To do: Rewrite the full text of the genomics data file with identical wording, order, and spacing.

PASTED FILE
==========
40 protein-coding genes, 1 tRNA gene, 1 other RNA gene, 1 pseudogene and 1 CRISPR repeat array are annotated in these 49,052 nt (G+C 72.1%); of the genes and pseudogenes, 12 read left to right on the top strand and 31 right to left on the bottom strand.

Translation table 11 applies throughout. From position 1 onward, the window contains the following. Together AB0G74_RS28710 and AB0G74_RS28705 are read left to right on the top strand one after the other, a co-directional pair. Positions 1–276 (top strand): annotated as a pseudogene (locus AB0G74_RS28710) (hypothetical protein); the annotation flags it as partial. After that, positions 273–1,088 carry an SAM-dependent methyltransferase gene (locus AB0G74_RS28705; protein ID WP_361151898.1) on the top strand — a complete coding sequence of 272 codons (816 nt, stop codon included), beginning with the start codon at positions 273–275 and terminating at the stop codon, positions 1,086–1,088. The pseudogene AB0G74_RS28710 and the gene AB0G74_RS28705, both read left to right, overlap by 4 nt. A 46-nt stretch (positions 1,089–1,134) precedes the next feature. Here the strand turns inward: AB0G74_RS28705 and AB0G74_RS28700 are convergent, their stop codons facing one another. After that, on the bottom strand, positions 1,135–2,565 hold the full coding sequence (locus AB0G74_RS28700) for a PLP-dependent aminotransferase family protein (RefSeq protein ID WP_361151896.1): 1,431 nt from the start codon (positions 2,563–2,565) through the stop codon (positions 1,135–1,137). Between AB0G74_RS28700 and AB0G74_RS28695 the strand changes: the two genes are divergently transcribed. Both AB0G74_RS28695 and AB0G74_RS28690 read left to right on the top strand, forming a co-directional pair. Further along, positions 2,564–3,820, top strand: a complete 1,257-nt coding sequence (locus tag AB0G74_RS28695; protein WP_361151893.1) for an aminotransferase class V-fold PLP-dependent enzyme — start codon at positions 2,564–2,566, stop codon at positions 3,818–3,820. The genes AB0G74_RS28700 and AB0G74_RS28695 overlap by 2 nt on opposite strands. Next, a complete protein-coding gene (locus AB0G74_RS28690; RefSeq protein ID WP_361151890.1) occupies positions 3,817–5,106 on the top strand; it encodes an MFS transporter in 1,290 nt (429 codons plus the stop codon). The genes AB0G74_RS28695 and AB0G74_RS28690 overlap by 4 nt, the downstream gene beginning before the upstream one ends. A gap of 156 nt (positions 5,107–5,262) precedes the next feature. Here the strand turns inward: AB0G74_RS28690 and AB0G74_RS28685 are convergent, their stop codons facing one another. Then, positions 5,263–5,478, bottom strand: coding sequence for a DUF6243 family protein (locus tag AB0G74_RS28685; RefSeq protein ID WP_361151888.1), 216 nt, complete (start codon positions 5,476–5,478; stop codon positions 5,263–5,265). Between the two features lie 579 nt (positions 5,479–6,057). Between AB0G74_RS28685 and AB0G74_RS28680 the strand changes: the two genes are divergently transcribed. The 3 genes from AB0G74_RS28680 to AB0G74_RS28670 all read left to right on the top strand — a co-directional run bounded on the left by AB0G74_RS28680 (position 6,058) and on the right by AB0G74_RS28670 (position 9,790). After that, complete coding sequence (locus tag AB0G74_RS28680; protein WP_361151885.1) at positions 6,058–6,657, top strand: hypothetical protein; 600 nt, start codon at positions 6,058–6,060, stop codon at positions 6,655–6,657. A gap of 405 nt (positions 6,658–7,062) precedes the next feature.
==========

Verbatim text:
40 protein-coding genes, 1 tRNA gene, 1 other RNA gene, 1 pseudogene and 1 CRISPR repeat array are annotated in these 49,052 nt (G+C 72.1%); of the genes and pseudogenes, 12 read left to right on the top strand and 31 right to left on the bottom strand.

Translation table 11 applies throughout. From position 1 onward, the window contains the following. Together AB0G74_RS28710 and AB0G74_RS28705 are read left to right on the top strand one after the other, a co-directional pair. Positions 1–276 (top strand): annotated as a pseudogene (locus AB0G74_RS28710) (hypothetical protein); the annotation flags it as partial. After that, positions 273–1,088 carry an SAM-dependent methyltransferase gene (locus AB0G74_RS28705; protein ID WP_361151898.1) on the top strand — a complete coding sequence of 272 codons (816 nt, stop codon included), beginning with the start codon at positions 273–275 and terminating at the stop codon, positions 1,086–1,088. The pseudogene AB0G74_RS28710 and the gene AB0G74_RS28705, both read left to right, overlap by 4 nt. A 46-nt stretch (positions 1,089–1,134) precedes the next feature. Here the strand turns inward: AB0G74_RS28705 and AB0G74_RS28700 are convergent, their stop codons facing one another. After that, on the bottom strand, positions 1,135–2,565 hold the full coding sequence (locus AB0G74_RS28700) for a PLP-dependent aminotransferase family protein (RefSeq protein ID WP_361151896.1): 1,431 nt from the start codon (positions 2,563–2,565) through the stop codon (positions 1,135–1,137). Between AB0G74_RS28700 and AB0G74_RS28695 the strand changes: the two genes are divergently transcribed. Both AB0G74_RS28695 and AB0G74_RS28690 read left to right on the top strand, forming a co-directional pair. Further along, positions 2,564–3,820, top strand: a complete 1,257-nt coding sequence (locus tag AB0G74_RS28695; protein WP_361151893.1) for an aminotransferase class V-fold PLP-dependent enzyme — start codon at positions 2,564–2,566, stop codon at positions 3,818–3,820. The genes AB0G74_RS28700 and AB0G74_RS28695 overlap by 2 nt on opposite strands. Next, a complete protein-coding gene (locus AB0G74_RS28690; RefSeq protein ID WP_361151890.1) occupies positions 3,817–5,106 on the top strand; it encodes an MFS transporter in 1,290 nt (429 codons plus the stop codon). The genes AB0G74_RS28695 and AB0G74_RS28690 overlap by 4 nt, the downstream gene beginning before the upstream one ends. A gap of 156 nt (positions 5,107–5,262) precedes the next feature. Here the strand turns inward: AB0G74_RS28690 and AB0G74_RS28685 are convergent, their stop codons facing one another. Then, positions 5,263–5,478, bottom strand: coding sequence for a DUF6243 family protein (locus tag AB0G74_RS28685; RefSeq protein ID WP_361151888.1), 216 nt, complete (start codon positions 5,476–5,478; stop codon positions 5,263–5,265). Between the two features lie 579 nt (positions 5,479–6,057). Between AB0G74_RS28685 and AB0G74_RS28680 the strand changes: the two genes are divergently transcribed. The 3 genes from AB0G74_RS28680 to AB0G74_RS28670 all read left to right on the top strand — a co-directional run bounded on the left by AB0G74_RS28680 (position 6,058) and on the right by AB0G74_RS28670 (position 9,790). After that, complete coding sequence (locus tag AB0G74_RS28680; protein WP_361151885.1) at positions 6,058–6,657, top strand: hypothetical protein; 600 nt, start codon at positions 6,058–6,060, stop codon at positions 6,655–6,657. A gap of 405 nt (positions 6,658–7,062) precedes the next feature.